Dell's Concept Luna shows how future laptops could be easier to repair and recycle

It uses a deep-cycle battery, bio-based circuits and 10 times fewer screws.


Working with Intel, Dell has created a new laptop called Concept Luna with the aim of making future PCs easier to repair, reuse and recycle. Dell said that if it incorporated all the design ideas, it could reduce a computer's carbon footprint by up to 50 percent compared to current laptop models.

A key feature of Concept Luna is the redesigned components and a new, more efficient layout. To start with, the motherboard is 75 percent smaller at just 5,580 square millimeters and has a 20 percent lower component count. Everything is rearranged, with the motherboard close to the top cover to expose it to a larger cooling area. It's also separated from the battery charging unit in the base, allowing better passive cooling that could eliminate the need for a fan.

Dell Concept Luna recycle reuse repair

The extra efficiencies also reduce power requirements, allowing the designers to use a smaller battery with deep-cycle cells that offer a "long charge that can be maintained across many years of use, increasing refurbishment and reuse beyond the first product life it services," Dell said.

On top of making the design more power efficient, Dell designers used less energy-intensive materials that are easier to recycle. The aluminum body, for instance, was processed using hydro power and a more efficient stamped construction. Dell also reduced the number of screws by tenfold, "with just four needed to access internal components." That not only reduces material count, but repair time (to disassemble, repair and reassemble key components) by around 1.5 hours.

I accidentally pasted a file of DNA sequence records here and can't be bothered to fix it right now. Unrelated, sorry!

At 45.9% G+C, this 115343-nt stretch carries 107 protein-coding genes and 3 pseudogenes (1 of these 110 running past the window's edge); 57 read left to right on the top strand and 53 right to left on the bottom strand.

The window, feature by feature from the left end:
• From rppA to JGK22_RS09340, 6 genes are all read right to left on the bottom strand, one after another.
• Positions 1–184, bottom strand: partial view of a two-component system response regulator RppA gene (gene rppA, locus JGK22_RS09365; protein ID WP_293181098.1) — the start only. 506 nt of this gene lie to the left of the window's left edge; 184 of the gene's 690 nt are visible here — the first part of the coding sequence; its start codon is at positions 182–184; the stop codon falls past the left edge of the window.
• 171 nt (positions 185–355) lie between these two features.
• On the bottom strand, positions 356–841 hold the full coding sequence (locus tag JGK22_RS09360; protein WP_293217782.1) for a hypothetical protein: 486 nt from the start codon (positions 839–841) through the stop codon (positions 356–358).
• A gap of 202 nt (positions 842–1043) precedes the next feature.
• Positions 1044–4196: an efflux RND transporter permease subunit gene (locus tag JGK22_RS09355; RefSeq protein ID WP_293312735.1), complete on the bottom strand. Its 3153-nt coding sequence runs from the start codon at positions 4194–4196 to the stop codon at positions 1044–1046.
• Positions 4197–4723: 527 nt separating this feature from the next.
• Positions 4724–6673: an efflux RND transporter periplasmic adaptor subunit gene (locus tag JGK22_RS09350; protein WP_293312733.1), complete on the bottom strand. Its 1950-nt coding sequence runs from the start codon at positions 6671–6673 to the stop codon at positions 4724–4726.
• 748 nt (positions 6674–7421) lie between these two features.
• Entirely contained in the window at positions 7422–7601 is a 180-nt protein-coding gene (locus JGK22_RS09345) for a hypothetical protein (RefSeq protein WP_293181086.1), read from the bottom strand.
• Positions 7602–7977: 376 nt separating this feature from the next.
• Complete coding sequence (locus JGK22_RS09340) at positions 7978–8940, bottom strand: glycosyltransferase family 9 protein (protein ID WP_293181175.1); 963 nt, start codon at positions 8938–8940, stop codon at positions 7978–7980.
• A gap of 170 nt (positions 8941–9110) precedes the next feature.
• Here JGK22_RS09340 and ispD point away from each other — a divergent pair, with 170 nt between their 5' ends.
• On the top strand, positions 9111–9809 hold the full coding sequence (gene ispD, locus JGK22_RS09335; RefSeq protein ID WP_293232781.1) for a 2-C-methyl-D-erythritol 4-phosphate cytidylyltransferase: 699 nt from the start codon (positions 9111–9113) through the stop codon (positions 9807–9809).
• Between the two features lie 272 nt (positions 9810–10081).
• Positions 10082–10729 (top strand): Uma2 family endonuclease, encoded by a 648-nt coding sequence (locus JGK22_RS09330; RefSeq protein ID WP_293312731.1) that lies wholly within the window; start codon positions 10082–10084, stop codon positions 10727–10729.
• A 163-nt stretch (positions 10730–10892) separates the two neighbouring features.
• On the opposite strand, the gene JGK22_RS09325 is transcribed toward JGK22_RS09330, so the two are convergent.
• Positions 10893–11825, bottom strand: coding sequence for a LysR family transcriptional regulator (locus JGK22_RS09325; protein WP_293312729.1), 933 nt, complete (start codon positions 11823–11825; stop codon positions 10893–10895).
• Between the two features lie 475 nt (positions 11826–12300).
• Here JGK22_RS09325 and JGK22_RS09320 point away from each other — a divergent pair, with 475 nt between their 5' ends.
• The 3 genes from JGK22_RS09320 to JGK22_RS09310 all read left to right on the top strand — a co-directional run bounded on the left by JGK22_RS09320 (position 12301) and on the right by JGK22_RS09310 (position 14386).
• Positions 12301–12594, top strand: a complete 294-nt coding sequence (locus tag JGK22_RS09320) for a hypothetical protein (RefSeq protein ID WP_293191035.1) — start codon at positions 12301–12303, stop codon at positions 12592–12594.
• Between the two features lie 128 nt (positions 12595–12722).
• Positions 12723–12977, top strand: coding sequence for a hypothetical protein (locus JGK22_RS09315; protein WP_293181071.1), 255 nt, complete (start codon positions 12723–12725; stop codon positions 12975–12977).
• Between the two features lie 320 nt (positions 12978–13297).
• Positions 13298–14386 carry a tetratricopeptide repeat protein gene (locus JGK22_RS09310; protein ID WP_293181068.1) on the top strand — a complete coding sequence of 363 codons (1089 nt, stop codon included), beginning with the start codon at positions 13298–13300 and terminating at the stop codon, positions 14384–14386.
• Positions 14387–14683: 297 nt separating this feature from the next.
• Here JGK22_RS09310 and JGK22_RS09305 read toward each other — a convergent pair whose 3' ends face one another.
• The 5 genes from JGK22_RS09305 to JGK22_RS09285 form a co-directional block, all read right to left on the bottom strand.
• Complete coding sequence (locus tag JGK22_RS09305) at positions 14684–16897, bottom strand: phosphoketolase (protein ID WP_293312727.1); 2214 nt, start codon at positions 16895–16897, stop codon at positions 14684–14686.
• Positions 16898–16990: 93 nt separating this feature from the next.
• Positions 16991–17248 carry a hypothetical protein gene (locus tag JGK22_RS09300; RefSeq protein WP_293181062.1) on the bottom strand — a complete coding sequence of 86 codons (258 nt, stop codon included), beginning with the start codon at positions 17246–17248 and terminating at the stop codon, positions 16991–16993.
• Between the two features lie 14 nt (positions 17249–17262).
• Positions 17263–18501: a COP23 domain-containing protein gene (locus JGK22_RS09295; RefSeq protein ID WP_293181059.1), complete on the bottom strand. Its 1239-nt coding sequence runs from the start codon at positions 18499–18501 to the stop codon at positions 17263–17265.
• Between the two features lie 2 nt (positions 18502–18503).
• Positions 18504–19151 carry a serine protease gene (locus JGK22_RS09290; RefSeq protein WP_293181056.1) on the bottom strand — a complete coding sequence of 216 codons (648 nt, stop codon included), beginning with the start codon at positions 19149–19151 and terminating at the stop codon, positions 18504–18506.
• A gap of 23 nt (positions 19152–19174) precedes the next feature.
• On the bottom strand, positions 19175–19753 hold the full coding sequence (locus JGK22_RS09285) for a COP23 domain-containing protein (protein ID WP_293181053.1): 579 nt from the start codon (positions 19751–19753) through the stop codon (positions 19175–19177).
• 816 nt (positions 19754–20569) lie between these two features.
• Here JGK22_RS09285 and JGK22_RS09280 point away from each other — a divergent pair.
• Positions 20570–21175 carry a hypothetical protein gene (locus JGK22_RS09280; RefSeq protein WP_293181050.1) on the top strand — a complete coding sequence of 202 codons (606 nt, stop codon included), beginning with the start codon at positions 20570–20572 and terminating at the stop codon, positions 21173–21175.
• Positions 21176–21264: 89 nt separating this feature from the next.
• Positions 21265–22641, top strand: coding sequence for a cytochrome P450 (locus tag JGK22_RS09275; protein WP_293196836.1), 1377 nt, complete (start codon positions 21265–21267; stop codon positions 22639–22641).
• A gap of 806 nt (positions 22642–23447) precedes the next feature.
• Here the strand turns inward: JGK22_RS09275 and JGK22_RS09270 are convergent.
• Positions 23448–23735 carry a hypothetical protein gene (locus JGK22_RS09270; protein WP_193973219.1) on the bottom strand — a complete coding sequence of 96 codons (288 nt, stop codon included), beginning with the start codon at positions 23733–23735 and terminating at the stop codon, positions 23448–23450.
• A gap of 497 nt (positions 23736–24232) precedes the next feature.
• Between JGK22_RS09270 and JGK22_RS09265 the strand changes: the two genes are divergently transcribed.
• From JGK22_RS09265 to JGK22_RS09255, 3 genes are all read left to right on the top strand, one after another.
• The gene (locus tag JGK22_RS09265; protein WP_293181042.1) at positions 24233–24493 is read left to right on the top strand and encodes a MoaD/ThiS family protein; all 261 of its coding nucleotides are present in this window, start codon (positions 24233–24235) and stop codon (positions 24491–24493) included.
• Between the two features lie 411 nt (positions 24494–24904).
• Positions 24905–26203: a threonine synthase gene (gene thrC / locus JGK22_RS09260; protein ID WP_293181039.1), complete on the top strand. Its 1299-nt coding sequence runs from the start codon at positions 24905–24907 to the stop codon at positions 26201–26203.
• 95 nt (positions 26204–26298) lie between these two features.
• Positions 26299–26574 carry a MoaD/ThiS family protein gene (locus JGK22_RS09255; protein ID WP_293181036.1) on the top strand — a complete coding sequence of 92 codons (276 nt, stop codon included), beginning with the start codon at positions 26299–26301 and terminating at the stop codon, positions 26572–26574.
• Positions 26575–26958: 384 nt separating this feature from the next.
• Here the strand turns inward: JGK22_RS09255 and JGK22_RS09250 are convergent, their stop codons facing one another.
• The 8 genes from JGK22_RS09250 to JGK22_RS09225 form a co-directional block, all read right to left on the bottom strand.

Dell's Concept Luna shows how future PCs could be easier to repair and recycle

Other features include a palm rest that's easy to repair and reuse, a keyboard mechanism that can be easily separated for replacement and recycling, and a bio-based printed circuit board (PCB) made with flax fiber in the base and water-soluble polymer as glue. "What's notable here is that the flax fiber replaces traditional plastic laminates... [and] the water-soluble polymer can 'dissolve,'" making for easier recycling.

Concept Luna is far from the first green laptop concept. Framework, for example, recently demonstrated an easy-to-repair laptop with features like removable ports and components that are labeled so you can repair it yourself.

Dell might not be the most-loved PC company in terms of customer service, but it frequently tops corporate charts for environmentally-friendly initiatives. Creating a concept that points the way to easy-to-fix, more recyclable PCs is a solid step toward reducing plastic waste and pollution in the PC industry. Now, Dell plans to take the best ideas from Concept Luna "and evaluate which have the greatest potential to scale across our product portfolio," the company wrote.